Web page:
A self-contained microfluidic cell culture system
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- Zhang, B., Kim, M., Thorsen, T. et al. Biomed Microdevices (2009) 11: 1233. doi:10.1007/s10544-009-9342-4
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Conventional in vitro cell culture that utilizes culture dishes or microtiter plates is labor-intensive and time-consuming, and requires technical expertise and specific facilities to handle cell harvesting, media exchange and cell subculturing procedures. A microfluidic array platform with eight microsieves in each cell culture chamber is presented for continuous cell culture. With the help of the microsieves, uniform cell loading and distribution can be obtained. Within the arrays, cells grown to the point of confluency can be trypsinized and recovered from the device. Cells trapped in the microsieves after trypsinization function to seed the chambers for subsequent on-chip culturing, creating a sustainable platform for multiple cycles. The capability of the microfluidic array platform was demonstrated with a BALB/3T3 (murine embryonic fibroblast) cell line. The present microfluidic cell culture platform has potential to develop into a fully automated cell culture system integrated with temperature control, fluidic control, and micropumps, maximizing cell culture health with minimal intervention.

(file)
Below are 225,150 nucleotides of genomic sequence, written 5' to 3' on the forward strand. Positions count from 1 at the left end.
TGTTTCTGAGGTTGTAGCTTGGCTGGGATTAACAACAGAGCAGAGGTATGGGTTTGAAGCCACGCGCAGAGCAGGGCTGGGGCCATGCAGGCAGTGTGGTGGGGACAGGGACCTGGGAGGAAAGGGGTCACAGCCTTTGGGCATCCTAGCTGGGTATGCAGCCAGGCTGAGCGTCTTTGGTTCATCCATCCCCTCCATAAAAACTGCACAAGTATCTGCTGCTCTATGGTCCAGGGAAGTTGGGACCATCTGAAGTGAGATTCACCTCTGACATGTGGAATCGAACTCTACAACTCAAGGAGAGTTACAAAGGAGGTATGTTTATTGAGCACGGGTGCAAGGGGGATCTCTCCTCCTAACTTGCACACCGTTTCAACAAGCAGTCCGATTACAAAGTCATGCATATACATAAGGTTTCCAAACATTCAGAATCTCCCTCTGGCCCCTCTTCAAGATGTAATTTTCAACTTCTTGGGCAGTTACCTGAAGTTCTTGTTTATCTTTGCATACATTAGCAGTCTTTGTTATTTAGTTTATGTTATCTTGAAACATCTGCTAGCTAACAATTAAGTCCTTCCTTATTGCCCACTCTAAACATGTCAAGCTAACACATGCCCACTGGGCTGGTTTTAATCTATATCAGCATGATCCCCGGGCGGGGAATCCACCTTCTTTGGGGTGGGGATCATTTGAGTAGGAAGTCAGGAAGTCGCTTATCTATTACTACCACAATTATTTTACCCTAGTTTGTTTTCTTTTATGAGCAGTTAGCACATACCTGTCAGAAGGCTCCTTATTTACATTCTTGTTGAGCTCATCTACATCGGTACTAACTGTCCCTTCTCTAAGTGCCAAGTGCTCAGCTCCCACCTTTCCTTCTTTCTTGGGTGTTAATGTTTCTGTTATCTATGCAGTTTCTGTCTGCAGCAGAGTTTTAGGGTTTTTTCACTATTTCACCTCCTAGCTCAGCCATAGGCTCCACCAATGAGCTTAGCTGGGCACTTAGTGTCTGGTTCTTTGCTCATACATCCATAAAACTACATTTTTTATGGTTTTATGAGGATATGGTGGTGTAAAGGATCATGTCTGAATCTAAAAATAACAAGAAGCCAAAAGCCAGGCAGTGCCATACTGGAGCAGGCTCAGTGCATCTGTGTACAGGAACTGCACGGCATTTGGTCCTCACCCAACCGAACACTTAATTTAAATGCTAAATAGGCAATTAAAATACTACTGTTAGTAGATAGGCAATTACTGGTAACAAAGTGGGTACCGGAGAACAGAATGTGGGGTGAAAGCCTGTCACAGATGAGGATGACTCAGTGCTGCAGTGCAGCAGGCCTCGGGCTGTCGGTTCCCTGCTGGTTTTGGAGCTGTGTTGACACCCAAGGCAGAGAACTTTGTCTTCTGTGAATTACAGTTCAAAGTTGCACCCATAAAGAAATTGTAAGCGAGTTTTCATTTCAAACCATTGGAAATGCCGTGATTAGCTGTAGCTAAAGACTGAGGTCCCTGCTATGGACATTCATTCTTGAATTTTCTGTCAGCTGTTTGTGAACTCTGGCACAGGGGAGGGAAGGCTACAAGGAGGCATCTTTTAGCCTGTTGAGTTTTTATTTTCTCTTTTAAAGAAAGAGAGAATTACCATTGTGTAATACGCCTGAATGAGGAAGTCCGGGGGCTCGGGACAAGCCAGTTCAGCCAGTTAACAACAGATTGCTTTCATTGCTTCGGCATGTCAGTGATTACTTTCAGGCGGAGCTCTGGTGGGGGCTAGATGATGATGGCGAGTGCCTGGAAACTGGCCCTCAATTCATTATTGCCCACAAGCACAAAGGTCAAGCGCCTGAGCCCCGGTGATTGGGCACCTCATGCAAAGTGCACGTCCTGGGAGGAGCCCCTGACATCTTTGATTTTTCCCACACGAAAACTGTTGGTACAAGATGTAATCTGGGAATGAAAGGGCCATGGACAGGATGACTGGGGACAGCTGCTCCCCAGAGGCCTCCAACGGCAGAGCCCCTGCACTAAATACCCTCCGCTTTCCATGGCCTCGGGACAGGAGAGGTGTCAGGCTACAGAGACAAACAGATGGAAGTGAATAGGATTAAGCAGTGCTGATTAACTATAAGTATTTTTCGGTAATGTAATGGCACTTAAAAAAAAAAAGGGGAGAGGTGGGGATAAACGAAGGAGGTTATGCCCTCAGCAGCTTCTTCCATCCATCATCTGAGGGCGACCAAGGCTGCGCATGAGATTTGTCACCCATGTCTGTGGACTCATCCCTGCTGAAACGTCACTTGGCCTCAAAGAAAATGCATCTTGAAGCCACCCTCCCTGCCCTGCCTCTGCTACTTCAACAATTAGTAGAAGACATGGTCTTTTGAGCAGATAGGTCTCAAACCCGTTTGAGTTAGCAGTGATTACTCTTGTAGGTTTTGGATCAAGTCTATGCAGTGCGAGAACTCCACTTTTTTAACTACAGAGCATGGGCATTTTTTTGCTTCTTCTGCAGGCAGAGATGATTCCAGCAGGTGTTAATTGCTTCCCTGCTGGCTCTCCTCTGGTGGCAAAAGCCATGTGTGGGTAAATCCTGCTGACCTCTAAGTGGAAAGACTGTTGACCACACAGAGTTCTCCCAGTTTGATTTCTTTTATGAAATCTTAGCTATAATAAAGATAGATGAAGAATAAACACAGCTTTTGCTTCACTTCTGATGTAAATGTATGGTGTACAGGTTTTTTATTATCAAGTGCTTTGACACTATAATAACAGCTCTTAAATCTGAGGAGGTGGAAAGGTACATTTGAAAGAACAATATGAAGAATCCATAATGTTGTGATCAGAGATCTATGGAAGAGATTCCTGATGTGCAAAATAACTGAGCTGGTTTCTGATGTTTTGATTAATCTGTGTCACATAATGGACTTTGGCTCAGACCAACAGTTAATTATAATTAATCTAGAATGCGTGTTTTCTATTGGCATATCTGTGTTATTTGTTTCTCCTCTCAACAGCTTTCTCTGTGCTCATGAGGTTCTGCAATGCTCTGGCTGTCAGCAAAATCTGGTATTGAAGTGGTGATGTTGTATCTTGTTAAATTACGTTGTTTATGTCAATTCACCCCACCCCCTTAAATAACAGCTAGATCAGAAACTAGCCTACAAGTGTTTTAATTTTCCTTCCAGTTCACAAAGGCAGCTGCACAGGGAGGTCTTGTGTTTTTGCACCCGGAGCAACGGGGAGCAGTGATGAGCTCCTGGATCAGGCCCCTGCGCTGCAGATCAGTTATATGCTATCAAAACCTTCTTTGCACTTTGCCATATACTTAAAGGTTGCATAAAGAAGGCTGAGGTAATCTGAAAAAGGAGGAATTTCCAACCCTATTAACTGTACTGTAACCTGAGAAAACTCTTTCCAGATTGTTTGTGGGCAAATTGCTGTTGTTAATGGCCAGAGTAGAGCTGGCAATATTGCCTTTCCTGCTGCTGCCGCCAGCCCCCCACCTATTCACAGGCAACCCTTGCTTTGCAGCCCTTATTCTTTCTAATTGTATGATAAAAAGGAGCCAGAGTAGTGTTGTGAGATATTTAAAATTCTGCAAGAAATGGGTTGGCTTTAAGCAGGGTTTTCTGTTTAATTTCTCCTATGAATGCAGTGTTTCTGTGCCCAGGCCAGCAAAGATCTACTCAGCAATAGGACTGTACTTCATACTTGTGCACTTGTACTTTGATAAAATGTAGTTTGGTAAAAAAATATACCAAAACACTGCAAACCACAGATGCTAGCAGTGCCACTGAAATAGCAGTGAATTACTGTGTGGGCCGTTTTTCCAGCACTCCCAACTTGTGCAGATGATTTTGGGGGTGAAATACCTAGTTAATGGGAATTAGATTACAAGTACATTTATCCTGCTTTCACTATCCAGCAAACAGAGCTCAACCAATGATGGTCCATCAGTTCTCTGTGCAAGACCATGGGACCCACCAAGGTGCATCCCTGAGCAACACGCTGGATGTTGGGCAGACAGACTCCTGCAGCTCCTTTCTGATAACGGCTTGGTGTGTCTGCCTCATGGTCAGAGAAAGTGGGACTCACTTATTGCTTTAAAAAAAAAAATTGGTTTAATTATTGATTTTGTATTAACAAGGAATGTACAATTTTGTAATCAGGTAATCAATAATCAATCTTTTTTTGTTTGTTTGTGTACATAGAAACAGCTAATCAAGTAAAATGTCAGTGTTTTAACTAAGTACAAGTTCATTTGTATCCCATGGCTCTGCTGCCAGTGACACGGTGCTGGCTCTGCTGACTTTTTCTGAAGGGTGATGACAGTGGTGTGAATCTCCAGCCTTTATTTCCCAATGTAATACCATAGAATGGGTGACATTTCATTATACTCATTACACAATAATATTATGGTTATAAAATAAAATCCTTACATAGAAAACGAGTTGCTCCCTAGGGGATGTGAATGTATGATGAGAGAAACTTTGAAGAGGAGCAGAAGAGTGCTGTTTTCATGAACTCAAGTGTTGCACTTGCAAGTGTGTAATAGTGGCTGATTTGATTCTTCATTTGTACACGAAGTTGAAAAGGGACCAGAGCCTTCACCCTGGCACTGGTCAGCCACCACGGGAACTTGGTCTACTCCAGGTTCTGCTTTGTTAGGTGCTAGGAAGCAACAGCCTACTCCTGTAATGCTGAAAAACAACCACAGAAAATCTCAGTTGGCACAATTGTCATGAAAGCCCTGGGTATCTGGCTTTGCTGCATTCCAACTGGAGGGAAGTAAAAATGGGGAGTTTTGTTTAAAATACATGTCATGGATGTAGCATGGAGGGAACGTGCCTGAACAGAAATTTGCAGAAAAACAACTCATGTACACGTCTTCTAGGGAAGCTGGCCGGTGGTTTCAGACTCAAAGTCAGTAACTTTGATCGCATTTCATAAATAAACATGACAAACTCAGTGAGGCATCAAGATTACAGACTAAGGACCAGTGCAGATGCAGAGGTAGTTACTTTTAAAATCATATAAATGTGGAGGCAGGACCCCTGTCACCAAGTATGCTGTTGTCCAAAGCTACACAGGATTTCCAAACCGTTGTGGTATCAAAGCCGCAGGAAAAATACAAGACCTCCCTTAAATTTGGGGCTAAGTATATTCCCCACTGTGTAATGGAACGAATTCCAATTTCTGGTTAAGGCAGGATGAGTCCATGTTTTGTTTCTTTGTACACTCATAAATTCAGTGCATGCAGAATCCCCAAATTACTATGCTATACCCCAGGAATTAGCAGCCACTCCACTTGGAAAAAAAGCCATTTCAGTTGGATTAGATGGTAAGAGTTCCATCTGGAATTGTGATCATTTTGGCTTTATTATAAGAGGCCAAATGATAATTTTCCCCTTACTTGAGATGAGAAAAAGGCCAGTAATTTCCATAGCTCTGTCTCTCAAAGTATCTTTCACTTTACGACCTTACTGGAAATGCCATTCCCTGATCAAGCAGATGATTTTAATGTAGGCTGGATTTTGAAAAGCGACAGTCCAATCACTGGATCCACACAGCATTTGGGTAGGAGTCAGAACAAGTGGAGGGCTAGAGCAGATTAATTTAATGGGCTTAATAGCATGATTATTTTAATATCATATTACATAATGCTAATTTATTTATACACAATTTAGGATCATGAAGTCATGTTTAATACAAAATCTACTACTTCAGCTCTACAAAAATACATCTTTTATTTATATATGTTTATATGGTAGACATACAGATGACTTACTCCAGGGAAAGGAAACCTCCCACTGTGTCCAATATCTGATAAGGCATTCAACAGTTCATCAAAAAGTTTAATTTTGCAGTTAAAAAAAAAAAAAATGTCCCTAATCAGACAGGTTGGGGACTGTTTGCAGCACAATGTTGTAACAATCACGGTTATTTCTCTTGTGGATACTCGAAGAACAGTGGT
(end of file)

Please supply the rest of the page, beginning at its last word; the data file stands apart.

In vitro mammalian cell culture is an essential and powerful tool in biological science. It has made substantial contribution to the understanding of many phenomena, such as intracellular enzyme activities, intracellular flux, and cell-cell interactions, since it originated over one century ago. In recent years, cell culture in high-density array formats, including microfluidic arrays, has attracted tremendous interest due to the potential for rapid large scale cell-based assays. Many microfluidic devices have been developed for cell culture (Balagaddé et al. 2005; Hufnagel et al. 2009; Hung and Lee 2007; Petronis et al. 2006; Stangegaard et al. 2006) and to study intracellular enzyme activities (Carlo et al. 2006), cellular responses to chemical gradients (Jeon et al. 2002; Hung et al. 2005), cellular differentiation (Tourovskaia et al. 2005), dynamic gene expression (King et al. 2007) and cell cytotoxicity screening (Wang et al. 2007). Some microfluidic devices were designed for cell culture purpose in a high-throughput manner (Hung et al. 2005; Gomez-Sjoberg et al. 2007), however, few devices can establish a uniform distribution of cells in whole microfluidic cell array.
As the research emphasis shifts from bulk cell culture, where the behavior of tens of thousands of cells are assayed in individual microwells, to research at the single cell level, cell culture viability and standarized, uniform growth conditions become increasingly important. In bulk culture formats, variations in cell seeding density, nutrient delivery and waste removal are sources of stress on cell cultures that introduce intracellular variations in subsequent assay procedures. Moreover, traditional culture methodology requires technical expertise and specific facilities to handle cells harvesting, media exchanging and cell sub-culturing procedures. In this paper, we describe the development of a continuous microfluidic cell culture platform, in which cells can be repeatedly grown to confluence, trypsinized and recovered. Integrated arrays of U-shaped sieves within round microchambers promote uniform spatial seeding of small clusters of cells (~10/sieve; ~100/chamber), while the ability to tightly regulate the media delivery and removal from the chambers promotes cell viability.
2 Materials and methods
2.1 Microfluidic device fabrication